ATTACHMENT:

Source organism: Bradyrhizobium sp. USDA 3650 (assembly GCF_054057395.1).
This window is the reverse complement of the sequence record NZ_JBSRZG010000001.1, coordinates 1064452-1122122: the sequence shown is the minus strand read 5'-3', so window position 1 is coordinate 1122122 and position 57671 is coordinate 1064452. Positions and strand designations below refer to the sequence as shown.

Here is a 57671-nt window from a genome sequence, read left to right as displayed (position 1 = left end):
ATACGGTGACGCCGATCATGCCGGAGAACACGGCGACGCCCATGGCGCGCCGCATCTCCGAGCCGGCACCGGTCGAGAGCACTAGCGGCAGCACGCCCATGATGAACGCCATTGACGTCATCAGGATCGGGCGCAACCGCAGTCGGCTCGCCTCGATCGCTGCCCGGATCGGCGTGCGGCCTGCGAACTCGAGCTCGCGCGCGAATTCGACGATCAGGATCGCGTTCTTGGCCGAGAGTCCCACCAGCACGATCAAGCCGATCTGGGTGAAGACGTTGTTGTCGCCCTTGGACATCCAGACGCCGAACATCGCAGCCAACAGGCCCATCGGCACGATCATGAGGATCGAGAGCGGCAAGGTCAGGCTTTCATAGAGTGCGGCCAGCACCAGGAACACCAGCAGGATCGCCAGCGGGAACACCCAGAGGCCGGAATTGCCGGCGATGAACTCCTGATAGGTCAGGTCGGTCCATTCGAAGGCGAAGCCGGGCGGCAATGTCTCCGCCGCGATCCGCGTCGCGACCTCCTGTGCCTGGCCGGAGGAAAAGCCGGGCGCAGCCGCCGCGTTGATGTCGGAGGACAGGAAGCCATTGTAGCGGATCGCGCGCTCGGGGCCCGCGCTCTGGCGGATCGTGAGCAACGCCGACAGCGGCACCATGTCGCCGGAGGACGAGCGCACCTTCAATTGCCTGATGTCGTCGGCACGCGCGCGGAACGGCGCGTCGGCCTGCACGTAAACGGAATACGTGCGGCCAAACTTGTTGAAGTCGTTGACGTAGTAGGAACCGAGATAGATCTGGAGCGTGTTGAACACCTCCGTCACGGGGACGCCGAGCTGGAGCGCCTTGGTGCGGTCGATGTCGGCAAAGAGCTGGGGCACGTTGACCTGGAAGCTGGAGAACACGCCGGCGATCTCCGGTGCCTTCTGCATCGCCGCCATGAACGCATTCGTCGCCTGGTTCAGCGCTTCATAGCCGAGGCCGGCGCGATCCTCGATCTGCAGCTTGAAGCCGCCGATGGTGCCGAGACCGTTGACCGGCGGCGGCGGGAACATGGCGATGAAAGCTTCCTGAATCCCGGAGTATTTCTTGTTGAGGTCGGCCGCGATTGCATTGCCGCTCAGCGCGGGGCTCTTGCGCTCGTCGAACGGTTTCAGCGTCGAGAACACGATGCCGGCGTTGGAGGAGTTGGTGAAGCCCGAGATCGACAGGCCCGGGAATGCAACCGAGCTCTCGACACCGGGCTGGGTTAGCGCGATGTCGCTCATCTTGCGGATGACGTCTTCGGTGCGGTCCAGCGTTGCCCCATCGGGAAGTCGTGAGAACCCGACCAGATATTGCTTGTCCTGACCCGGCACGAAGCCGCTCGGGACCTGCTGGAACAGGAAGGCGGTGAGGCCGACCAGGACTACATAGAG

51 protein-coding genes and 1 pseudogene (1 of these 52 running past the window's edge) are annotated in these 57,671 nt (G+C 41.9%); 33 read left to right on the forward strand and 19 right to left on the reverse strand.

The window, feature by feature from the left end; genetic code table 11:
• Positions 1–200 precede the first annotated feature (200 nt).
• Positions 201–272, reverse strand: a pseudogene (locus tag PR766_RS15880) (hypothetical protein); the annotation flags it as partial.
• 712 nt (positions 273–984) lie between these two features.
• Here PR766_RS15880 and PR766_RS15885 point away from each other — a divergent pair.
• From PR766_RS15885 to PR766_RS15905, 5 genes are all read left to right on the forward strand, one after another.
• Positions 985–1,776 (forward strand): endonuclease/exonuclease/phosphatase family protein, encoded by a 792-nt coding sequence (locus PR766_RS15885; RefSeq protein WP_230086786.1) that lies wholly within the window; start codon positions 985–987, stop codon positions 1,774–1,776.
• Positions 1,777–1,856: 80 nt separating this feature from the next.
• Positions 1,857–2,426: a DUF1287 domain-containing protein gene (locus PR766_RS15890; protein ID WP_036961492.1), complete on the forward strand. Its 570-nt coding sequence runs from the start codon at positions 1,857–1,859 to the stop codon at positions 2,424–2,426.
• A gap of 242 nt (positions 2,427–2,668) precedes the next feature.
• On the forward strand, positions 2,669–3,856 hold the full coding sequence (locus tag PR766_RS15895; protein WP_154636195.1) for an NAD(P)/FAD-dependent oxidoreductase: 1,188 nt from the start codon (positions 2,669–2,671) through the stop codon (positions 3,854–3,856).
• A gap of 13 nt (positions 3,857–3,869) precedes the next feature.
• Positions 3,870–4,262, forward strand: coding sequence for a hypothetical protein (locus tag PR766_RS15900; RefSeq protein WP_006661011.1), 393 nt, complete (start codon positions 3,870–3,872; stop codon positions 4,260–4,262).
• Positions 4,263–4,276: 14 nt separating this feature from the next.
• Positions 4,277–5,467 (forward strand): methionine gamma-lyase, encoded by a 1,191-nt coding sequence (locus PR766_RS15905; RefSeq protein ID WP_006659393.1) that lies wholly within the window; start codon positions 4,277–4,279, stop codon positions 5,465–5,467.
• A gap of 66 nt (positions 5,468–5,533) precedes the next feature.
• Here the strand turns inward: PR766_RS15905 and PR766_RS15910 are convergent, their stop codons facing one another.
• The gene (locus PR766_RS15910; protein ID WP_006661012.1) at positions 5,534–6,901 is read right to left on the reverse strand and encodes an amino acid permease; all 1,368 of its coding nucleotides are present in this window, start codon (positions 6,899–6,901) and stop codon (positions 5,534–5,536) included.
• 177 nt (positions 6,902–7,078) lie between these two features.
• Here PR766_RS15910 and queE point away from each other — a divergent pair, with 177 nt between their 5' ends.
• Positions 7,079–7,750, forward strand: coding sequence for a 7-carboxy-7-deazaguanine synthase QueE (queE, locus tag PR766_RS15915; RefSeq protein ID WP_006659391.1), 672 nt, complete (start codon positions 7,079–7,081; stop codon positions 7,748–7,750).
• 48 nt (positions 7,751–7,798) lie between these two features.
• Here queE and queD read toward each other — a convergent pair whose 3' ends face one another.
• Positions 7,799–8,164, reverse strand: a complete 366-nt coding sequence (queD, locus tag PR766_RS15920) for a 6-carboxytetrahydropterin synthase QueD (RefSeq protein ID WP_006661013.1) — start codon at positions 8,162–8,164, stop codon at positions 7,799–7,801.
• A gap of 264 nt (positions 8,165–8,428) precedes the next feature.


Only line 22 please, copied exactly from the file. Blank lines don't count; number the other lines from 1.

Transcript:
• Here the strand turns inward: PR766_RS15905 and PR766_RS15910 are convergent, their stop codons facing one another.